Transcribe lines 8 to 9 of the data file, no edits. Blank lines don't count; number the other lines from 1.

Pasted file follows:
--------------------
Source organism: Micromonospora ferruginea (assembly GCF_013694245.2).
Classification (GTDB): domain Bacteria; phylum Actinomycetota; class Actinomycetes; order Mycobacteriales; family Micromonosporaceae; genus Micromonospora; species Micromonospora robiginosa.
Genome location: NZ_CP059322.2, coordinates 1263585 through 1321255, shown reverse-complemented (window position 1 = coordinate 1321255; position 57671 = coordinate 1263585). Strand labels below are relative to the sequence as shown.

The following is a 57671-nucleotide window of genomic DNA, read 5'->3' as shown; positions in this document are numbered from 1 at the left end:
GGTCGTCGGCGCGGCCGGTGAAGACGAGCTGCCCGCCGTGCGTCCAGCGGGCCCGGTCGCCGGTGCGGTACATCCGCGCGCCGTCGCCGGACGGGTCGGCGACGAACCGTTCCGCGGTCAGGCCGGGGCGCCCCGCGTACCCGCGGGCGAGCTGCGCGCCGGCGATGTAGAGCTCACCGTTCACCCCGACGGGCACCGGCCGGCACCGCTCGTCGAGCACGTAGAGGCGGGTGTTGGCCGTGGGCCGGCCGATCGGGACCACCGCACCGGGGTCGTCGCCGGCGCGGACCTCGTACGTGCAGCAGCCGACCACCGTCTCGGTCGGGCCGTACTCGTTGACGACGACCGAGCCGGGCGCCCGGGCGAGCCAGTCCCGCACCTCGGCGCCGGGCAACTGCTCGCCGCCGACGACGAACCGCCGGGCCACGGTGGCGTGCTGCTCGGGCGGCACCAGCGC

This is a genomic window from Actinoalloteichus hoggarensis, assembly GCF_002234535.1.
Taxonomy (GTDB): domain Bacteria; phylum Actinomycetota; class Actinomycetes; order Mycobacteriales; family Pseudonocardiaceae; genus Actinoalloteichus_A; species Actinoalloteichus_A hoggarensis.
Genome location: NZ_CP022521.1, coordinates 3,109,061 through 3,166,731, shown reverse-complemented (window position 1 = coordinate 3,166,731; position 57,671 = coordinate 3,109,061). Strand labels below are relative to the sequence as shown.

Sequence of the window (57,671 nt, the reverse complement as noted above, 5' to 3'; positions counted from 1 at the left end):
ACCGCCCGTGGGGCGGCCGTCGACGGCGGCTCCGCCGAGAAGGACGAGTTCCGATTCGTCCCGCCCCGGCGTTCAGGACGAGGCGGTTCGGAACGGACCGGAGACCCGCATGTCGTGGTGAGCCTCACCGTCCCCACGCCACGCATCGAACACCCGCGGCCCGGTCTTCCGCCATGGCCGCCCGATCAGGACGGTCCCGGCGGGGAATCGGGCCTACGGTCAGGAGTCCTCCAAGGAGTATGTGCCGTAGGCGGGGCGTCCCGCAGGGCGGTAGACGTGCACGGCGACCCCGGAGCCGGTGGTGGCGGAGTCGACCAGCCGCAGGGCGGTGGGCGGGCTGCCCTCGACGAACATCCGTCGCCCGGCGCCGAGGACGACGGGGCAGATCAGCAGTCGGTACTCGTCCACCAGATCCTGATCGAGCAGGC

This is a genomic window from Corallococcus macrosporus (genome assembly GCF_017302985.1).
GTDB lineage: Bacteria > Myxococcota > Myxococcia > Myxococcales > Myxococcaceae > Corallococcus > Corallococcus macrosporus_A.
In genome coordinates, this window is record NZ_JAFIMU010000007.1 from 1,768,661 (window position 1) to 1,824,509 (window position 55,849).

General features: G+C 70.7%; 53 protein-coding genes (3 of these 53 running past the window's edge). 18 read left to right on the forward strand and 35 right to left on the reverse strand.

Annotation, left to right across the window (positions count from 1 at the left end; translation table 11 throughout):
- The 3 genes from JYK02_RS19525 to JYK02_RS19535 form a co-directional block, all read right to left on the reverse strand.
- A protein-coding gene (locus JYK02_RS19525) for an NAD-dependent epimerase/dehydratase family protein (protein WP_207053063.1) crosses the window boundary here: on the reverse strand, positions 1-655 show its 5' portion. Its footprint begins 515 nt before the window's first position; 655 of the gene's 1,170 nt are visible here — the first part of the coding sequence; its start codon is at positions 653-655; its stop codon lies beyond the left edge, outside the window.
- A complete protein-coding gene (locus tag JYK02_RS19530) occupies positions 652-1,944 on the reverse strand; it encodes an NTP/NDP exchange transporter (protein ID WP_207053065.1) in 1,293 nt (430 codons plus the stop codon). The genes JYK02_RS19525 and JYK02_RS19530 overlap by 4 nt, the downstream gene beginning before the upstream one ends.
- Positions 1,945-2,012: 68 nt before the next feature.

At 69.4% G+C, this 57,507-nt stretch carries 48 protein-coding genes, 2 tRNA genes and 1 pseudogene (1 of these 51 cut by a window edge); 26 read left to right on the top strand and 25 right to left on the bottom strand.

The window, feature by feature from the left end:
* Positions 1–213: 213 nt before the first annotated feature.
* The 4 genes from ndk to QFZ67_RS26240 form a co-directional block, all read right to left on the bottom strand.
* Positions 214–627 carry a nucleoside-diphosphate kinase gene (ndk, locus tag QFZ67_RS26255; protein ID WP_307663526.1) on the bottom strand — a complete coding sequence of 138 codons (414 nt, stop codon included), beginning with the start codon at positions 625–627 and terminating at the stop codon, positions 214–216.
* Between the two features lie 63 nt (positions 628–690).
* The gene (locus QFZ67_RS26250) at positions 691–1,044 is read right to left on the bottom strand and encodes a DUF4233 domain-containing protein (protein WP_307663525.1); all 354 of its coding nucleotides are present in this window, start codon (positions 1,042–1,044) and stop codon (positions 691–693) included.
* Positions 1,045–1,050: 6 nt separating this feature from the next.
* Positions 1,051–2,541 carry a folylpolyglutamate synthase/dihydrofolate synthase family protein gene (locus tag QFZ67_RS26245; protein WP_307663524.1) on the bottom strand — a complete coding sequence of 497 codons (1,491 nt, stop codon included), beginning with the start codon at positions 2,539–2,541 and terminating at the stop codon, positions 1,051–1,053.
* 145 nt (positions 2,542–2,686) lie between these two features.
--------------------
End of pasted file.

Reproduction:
Genome location: NZ_CP022521.1, coordinates 3,109,061 through 3,166,731, shown reverse-complemented (window position 1 = coordinate 3,166,731; position 57,671 = coordinate 3,109,061). Strand labels below are relative to the sequence as shown.

Sequence of the window (57,671 nt, the reverse complement as noted above, 5' to 3'; positions counted from 1 at the left end):